The solubilizing agent is typically selected from the group consisting of aromatic alcohols and ethers including alkvlarvlpolvether alcohol. benzvl alcohol. phenethyl alcohol. I-phenoxy-2-propanol. 2-phenoxyethanol. alkyl ethers including tri(propylene glycol) butvl ether. tri(propvlene glycol) methyl ether. di(ethvlene (Ylycol) methyl ether, 25 tri(ethviene glycol) dimethyl ether, benzhydrol. glvcols such as tri(ethyiene) giycol, and other polar organic coinpounds including sulfolane. propylene carbonate, and tributyl phosphate, and mixtures thereof. The sorbinQ liquor is preferably essentially water insoluble as this offers advantages where water mav be condensed in the process. It is also preferable for water to be essentialiv insoluble in the solvent. The 30 nonaqueous solvent is typically selected from the -,roup consisting of alkyl-substituted naphthalenes. diai-vl alkanes including phemlxvlyl ethanes sucli as phenyl-o-xylylethane. plienvl tolyl etlianes. phemyi naphthyi ethanes. phenvl arvl alkanes, dibenzyl ether. diphenyl ether, partially hydrogenated terphenvls. partially hydrogenated diphenyl ethanes. partially hydrogenated naphthalenes. and mixtures thereof. In order to obtain a measurable conversion of sulfur and hydrogen sulfide to polysulfides. the base added to the solvent must be sutfcientlv strong and have sufficient concentration to drive the reaction of sultur and hvdrogen sulfide to form polysulfides. Most tertiary amines are suitable bases for this use. More particularly, tertiary amines including N,N imethylocty(amine. N.N dimethyldecylamine, N,N
dimethyidodecylamine, N.N dimethyltetradecylamine, N,N dimethylhexadecylamine.
N-methvldicvclohexvlamine, tri-n-butylamine, tetrabutvlhexamethylenediamine, N-io ethylpiperidine hexvl ether. I-piperidineethanol, N-methyldiethanolamine, 2-(dibutylamino)ethanol. and mixtures thereof are suitable for use in the said process. It should be noted that while the solvent utilized in the process requires the addition of a base to promote the i-eaction of sulfur and hydrogen sulfide to form polysulfides, the base and the solvent may be the saine compound.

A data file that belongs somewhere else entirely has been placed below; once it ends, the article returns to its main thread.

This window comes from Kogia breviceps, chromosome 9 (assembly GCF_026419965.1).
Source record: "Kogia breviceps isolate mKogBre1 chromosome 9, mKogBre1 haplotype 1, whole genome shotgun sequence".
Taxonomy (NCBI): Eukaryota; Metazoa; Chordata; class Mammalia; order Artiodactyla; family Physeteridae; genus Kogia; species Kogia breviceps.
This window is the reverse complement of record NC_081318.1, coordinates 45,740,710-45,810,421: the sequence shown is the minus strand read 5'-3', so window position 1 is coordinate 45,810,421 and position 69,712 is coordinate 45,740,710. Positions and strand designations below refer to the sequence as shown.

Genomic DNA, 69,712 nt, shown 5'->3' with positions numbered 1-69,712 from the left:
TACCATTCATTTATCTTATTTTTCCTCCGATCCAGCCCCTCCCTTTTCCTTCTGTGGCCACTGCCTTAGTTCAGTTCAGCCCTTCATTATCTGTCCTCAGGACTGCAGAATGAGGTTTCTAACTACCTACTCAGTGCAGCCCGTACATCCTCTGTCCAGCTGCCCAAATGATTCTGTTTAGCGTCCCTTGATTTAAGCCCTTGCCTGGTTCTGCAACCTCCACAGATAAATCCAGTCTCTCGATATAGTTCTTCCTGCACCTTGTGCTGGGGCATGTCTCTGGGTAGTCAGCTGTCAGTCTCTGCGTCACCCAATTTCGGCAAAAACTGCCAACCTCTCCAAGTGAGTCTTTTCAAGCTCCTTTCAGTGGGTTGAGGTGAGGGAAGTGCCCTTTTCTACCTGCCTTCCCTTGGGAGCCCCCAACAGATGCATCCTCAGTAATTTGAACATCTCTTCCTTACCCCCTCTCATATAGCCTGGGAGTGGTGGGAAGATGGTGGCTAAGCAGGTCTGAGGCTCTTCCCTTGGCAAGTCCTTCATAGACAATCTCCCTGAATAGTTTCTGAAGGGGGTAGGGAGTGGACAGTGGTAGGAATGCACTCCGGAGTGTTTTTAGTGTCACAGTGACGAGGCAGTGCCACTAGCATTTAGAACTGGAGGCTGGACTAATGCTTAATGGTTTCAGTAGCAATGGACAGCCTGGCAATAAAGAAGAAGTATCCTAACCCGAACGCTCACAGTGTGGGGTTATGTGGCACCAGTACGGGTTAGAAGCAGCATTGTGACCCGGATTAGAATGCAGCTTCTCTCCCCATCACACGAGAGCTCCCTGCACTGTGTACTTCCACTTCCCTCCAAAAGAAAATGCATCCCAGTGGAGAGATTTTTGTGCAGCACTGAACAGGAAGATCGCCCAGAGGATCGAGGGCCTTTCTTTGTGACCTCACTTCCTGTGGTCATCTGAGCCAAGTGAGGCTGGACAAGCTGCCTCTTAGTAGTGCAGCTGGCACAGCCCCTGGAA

As it is removed. the H,S thus reacts with elemental sulfur and a tertiary amine, both dissolved in the sorhent. to foi-m an amine polysultide. One of the polysulfide-forination reactions in the absorber may be depicted as follows (where B
stands for the amine, HB- is the protonated amine. denotes the gas phase. and I denotes the liquid phase).

H,S (g) + S, (1) + 2 B (1) 7~ (HB)2 S, ( I ) ( I ) The stoichiometr\ shown in this equation is representative, althouah polysultides of other chain lengths mav be formed, and varving deurees of association of the amine and polysulfide may occur, depending on the specific solvent chemistry and operating conditions. The primary solvent is selected to have a high solubilitv for sulfur (as well as for the amine) so that the sorbent circulation rates can be low.
producing small equipment sizes for both the H,S absoi-ber and the solution regenerator.
Another ingredient is normally added to the sorbent to solubilize the amine polvsulfides which mi<?ht otherwise separate. The sweet gas from the absorber exits the process.
The rich sorbent from the absorber inay be passed through a reactor to allow fui-ther time for polysulfide forniation reactions to occur. if desired. The sorbent is flashed down to near atinospheric pressure in one or more stages, producing a small flash gas stream that can either be recvcled or used as i'uel for local power generation. The sorbent is then contacted with an oxidizin- gas such as air in the re~~enerator to oxidize the polysulfide to elemental sulfur. which remains dissolved in the solvent. This reaction.
which also fi-ees the amine for the next sorption cycle, can be depicted as follows.